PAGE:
Google slams Oracle court code comparison


Code produced by Oracle in court, in a bid to prove its copyright was infringed by Google, was edited, the search giant has alleged.

An ongoing court case between the two tech behemoths is trying to decide whether Google stole Oracle's copyrighted Java code when creating Android.

Oracle had produced a comparison of Java code and the code used in Android, as it sought to prove similarities between the two.

Subsequently Google claimed the comparison was not accurate as Oracle "redacted or deleted... both expressive material and copyright headers that appear in the actual materials, which are significant elements and features of the files in question," as Groklaw noted.

This is just one of Google's defences, though. The search giant has alleged the patents issued by Oracle were in fact invalid as "one or more claims are directed to abstract ideas or other non-statutory subject matter."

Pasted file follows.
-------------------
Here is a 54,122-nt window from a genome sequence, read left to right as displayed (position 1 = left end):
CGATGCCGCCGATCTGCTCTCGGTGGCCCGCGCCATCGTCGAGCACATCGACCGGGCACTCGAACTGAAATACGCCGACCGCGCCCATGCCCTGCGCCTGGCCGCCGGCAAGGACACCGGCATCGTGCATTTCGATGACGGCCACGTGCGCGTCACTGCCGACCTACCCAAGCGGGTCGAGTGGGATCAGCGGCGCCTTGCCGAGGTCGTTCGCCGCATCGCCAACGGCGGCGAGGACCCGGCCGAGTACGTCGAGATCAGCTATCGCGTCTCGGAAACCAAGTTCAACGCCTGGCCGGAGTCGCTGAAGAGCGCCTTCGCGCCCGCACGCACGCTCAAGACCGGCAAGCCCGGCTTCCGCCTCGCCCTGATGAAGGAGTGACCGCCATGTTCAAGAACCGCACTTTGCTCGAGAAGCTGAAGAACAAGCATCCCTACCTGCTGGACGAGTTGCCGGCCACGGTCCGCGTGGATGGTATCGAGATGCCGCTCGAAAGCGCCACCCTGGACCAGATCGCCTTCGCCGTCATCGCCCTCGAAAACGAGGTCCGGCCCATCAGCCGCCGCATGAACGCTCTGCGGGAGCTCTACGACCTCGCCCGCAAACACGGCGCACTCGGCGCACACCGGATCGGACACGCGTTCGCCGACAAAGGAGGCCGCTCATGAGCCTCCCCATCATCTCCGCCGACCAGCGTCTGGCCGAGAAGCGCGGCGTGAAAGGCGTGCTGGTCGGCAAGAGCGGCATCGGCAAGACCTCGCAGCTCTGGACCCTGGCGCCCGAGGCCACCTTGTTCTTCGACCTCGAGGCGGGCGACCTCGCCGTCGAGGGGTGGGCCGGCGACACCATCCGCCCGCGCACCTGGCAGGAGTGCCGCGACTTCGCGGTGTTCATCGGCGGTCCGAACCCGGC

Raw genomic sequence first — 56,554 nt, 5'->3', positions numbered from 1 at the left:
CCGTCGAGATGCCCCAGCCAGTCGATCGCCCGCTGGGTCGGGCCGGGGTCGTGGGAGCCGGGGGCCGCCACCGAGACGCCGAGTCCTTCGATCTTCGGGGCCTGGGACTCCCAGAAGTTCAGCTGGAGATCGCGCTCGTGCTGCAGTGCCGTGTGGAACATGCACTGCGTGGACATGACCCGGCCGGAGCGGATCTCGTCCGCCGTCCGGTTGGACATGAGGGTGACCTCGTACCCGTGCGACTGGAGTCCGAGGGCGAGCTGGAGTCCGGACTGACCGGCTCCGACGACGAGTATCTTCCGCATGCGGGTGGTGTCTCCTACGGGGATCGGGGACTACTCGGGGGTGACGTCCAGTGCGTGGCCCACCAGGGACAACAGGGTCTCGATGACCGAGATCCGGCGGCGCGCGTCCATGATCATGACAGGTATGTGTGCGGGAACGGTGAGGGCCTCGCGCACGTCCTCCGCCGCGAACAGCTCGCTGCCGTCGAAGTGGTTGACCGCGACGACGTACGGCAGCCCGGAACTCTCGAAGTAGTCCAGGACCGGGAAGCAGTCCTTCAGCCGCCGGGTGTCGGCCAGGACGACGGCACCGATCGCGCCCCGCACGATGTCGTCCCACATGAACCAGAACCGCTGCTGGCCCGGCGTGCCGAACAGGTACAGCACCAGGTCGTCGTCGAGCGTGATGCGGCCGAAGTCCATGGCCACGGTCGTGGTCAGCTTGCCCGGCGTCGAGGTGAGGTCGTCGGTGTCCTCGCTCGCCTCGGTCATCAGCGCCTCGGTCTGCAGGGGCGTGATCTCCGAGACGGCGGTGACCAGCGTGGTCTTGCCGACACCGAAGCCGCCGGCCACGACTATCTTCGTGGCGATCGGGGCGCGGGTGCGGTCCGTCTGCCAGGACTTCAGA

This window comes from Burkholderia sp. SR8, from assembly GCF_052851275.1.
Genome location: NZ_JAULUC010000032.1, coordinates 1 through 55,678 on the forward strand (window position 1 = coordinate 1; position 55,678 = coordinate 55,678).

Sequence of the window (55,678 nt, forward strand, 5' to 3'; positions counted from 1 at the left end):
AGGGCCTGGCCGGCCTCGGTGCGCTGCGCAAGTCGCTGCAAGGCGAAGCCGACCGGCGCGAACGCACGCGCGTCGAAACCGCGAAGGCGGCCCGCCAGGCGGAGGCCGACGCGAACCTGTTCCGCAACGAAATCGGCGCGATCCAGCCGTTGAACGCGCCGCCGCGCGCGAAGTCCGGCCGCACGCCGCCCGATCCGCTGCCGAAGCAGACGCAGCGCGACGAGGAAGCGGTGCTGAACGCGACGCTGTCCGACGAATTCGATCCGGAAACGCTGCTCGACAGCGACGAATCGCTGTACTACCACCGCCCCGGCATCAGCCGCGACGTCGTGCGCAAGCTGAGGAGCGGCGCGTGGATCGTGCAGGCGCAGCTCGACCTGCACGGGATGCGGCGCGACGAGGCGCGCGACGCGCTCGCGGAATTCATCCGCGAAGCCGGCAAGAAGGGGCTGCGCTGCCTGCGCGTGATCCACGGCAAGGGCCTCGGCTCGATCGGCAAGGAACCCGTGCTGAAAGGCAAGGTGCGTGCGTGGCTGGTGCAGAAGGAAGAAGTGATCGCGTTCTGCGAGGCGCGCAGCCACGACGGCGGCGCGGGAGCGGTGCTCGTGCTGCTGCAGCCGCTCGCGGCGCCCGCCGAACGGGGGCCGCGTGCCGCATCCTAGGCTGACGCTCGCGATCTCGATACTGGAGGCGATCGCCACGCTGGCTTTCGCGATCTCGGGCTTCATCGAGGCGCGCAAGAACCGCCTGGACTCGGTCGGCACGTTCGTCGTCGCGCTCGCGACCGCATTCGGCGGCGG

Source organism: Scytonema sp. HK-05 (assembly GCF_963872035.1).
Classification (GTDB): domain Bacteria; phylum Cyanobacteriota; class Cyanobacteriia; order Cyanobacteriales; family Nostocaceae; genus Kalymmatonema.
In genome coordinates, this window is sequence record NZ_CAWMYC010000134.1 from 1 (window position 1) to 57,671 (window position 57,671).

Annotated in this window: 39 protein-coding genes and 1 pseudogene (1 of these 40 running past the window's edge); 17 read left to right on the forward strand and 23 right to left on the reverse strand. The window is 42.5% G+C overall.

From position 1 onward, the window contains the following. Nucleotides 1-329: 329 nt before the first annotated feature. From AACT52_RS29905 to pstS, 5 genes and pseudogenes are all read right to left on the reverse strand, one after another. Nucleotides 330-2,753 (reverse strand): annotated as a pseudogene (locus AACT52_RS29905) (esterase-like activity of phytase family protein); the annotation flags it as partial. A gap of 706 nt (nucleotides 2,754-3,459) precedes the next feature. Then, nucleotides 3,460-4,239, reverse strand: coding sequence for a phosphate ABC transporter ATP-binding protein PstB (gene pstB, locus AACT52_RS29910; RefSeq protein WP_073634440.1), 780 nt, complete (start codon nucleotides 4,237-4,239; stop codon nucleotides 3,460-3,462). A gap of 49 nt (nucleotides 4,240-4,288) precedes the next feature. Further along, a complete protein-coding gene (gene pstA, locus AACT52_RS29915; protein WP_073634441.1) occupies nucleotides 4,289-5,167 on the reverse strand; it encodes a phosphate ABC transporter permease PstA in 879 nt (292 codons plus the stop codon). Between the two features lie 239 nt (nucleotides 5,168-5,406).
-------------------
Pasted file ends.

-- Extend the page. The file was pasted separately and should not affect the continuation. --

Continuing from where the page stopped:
In other defences, Google claimed Android was "created independently and without reference to any works protected by the Asserted Copyrights," and said Oracle had "not suffered any irreparable injury."

The lawsuit is one of a host of cases between some of the tech big boys.

The biggest also involves Oracle in a case against SAP. The former's chief executive Larry Ellison was in court this week, claiming SAP's alleged theft of Oracle software cost his company $4 billion (2.5 billion).

Tom Brewster

Tom Brewster is currently an associate editor at Forbes and an award-winning journalist who covers cyber security, surveillance, and privacy. Starting his career at ITPro as a staff writer and working up to a senior staff writer role, Tom has been covering the tech industry for more than ten years and is considered one of the leading journalists in his specialism.

He is a proud alum of the University of Sheffield where he secured an undergraduate degree in English Literature before undertaking a certification from General Assembly in web development.